This package provides a little pomodoro timer in the mode-line.
Install from melpa (http://melpa.org/#/getting-started)
(require 'redtick). After requiring, it shows a little red tick (✓) in the mode-line. When you click on it, it starts a pomodoro timer. The pomodoro description is set using current-buffer and which-function.
You can launch a pomodoro by M-x redtick, or M-x redtick-with-description (manual description).
By default your pomodoro info is saved to "~/redtick-history.txt". You can set redtick-history-file to nil to avoid that.
You should install SoX (Sound eXchange http://sox.sourceforge.net) if you want to hear the clock ticking! (be careful, in windows you should clear the "" in the sox path to allow emacs to find the executable)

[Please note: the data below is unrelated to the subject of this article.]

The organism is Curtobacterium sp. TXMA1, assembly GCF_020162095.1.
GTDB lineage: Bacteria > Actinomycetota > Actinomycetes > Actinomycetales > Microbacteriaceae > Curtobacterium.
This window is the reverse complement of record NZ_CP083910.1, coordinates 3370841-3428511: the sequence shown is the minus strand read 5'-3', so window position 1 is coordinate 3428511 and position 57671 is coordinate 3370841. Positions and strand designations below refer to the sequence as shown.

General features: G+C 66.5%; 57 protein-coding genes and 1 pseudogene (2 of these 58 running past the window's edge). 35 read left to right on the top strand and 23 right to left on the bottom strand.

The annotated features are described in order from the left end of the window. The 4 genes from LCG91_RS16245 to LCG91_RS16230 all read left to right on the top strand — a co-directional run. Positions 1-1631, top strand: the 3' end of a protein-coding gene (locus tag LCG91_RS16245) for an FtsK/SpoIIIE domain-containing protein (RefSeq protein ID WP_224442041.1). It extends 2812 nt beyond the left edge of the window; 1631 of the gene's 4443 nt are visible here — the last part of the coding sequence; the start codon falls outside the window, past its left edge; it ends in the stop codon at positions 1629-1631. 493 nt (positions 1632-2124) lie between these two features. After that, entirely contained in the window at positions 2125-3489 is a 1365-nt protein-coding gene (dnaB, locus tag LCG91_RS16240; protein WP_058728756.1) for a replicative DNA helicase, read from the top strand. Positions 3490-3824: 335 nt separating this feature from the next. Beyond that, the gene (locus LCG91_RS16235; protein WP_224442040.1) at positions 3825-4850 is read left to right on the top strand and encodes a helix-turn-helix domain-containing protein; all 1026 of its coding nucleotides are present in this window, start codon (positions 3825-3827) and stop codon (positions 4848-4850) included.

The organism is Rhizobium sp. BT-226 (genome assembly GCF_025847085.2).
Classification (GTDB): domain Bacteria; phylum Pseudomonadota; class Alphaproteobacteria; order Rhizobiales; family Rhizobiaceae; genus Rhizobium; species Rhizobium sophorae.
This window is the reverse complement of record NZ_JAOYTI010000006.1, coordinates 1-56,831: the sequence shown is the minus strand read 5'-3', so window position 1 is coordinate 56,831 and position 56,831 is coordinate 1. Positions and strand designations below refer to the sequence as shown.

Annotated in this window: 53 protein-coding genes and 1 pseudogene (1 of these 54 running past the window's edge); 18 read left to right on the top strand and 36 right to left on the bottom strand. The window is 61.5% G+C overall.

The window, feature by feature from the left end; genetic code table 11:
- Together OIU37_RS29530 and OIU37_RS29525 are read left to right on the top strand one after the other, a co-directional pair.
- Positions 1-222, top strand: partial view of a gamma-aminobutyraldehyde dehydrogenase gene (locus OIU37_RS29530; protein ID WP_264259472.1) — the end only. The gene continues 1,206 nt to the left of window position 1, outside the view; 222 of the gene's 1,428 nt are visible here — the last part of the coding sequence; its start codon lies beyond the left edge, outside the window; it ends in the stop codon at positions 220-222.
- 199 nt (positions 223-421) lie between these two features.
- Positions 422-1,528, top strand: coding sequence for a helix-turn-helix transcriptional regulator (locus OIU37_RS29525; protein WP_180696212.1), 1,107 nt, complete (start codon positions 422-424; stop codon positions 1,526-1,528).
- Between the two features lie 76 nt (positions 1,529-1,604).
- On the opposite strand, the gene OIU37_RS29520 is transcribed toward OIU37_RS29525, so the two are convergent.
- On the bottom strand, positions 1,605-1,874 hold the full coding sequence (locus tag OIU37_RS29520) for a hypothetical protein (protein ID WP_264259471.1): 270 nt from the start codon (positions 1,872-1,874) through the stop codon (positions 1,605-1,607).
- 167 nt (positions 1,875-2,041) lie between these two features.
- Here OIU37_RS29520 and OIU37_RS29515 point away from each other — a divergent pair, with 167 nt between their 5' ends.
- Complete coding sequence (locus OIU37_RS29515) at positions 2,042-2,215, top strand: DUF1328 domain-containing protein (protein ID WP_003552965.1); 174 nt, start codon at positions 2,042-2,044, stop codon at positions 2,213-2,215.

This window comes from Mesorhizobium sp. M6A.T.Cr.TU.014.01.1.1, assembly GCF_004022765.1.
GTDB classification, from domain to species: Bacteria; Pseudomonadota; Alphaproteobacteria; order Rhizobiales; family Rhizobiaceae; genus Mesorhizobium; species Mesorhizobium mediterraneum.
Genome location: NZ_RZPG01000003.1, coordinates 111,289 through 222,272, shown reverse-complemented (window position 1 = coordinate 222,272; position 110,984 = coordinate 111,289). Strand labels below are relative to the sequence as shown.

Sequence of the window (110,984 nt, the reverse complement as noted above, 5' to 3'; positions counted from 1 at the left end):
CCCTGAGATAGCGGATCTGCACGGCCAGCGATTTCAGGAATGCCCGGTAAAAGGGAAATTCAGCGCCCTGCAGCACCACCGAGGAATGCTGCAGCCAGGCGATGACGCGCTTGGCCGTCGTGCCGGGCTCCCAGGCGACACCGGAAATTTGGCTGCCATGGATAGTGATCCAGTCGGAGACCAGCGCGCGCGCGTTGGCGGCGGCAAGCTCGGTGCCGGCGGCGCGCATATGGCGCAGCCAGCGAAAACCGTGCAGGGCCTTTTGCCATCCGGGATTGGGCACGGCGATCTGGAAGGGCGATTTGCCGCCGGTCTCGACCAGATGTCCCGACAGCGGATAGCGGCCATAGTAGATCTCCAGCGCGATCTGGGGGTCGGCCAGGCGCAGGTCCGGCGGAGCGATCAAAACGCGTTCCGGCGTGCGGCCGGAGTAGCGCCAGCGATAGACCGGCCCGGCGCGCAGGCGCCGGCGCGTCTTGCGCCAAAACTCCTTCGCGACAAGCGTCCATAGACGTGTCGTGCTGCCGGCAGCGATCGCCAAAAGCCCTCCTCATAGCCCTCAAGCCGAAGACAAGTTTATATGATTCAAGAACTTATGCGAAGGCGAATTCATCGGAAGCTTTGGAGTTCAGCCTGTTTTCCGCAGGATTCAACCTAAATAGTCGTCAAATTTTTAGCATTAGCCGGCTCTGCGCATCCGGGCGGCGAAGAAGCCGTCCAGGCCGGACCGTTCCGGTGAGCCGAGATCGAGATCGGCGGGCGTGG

It only shows the timer in the selected window (a moving timer replicated in each window is a little bit distracting!).
I thought about this, after seeing the spinner.el package.
I tried to make it efficient:
- It uses an elisp timer to program the next modification of the pomodoro timer.
- Only works when the mode-line is changed.
- Malabarba, for the spinner and smart-mode-line packages.
- abo-abo, for asking how to check if the current window is selected from inside the mode-line, and Drew for answering it.
- purcell at melpa, for reviewing the code.
- wellons at nullprogram.com, for the code used to save and restore lisp data.
- Alexani, for the sound of a pocketwatch ticking found at 'freesound.org'.
- unfa, for the sound of a clock making a perfect 10-second loop (cut to make a 2-second loop) found at 'freesound.org'.
- Jeremy Seitz, for the fantastic
🎶sounds that he created with a Nord Modular synthesizer, published in 2007 in his blog, and that I've been using since then when autotesting in Ruby.
- Carlo Zancanaro for cleaning the main loop using hooks.